A blue background that says Voice & Brand.

This is the fourth post in our seven-part series on the elements of brand. The previous article is Brand & Identity.

What Is Voice?

Each brand has a unique voice that communicates information about products, and services to the target consumers. Voice is the personality a brand portrays through the use of language and imagery. One way to think about voice is assigning human characteristics to your brand. For example, you may have a voice of compassion, excitability, or humor depending on the image you choose to portray for your business. Voice conveys emotion and evokes thoughts. Voice might also help cement your brand into a consumer’s mind.

What is the Difference Between Brand Tone & Voice?

The fundamental difference between brand tone and voice is that voice rarely changes, but brand tone might change based on the content you are sharing. For example, the tone of a product announcement would follow voice. Depending on the brand, it might convey excitement and humor. However, the tone of an apology would be more somber. The bottom line is your voice (logo and core messaging) do not change from project to project, but your tone can.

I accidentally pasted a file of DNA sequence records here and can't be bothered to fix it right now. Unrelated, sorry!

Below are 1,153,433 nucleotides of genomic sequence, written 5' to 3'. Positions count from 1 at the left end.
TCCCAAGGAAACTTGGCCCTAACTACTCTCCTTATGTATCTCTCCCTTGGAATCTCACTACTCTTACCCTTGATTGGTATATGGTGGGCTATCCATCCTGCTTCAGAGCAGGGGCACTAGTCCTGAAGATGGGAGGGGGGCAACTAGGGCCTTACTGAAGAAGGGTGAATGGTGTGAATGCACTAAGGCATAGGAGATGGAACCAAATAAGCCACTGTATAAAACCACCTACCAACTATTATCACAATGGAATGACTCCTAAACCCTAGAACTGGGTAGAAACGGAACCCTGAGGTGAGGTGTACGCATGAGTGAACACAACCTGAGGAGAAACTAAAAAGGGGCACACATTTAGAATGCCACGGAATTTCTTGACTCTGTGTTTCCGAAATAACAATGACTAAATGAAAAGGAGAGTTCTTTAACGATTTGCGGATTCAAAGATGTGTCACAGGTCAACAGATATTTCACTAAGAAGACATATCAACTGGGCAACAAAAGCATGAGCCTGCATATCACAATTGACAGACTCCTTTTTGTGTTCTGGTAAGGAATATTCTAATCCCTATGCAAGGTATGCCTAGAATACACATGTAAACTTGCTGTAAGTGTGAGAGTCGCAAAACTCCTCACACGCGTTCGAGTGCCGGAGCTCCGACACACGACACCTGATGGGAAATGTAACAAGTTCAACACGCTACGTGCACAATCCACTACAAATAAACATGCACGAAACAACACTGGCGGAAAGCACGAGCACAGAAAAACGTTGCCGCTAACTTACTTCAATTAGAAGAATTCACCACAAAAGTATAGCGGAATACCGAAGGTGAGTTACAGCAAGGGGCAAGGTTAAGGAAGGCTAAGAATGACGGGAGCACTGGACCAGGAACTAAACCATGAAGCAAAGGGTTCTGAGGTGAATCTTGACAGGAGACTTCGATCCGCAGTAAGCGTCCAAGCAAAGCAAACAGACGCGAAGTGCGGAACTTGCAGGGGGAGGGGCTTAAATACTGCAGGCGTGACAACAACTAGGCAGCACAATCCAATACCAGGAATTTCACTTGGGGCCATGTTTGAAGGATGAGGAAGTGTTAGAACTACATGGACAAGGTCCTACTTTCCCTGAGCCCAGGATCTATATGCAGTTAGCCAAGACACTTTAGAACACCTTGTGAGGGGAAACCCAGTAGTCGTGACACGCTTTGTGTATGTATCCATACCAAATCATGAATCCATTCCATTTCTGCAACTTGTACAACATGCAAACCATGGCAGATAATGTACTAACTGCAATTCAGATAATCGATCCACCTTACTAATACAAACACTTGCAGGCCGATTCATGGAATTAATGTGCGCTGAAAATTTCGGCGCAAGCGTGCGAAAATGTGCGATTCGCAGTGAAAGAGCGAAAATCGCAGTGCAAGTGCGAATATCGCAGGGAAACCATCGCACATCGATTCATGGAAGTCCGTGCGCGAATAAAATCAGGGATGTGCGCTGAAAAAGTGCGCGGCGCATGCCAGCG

A venn diagram of voice and tone showing the differences and similarities of brand voice and brand tone.

Why is Brand Voice Important?

While all elements of brand are important, voice is one of the most important pieces of the puzzle. This is because your voice tells your target audience a lot about your offerings. Even more important than defining a voice is being consistent with it. For example, you will want to use the same logo, imagery style, fonts, and colors wherever possible. Each of these elements portray a specific feeling to your consumer. If you use different logo versions or imagery styles, you might confuse the audience you are trying to target. Each company should clearly define what their voice is and follow that pattern for EVERY communication.

It’s also important to note that your voice should suit your product or service. This means that if you sell balloons your voice should be fun and energetic because it fits the product you’re selling. If you are selling a special paper for print, then your voice would be more serious because it fits your product. An example of poorly chosen voice would be a children’s book publisher having a somber voice. The voice doesn’t suit the product and will probably be off-putting to consumers.


To wrap up, voice is a vital element of a brand. It helps the brand take on a more human personality that may evoke emotion in your target audience. This draws your consumer in and helps them relate to your brand. People like to relate to other people and voice is a great way to do this for any brand!

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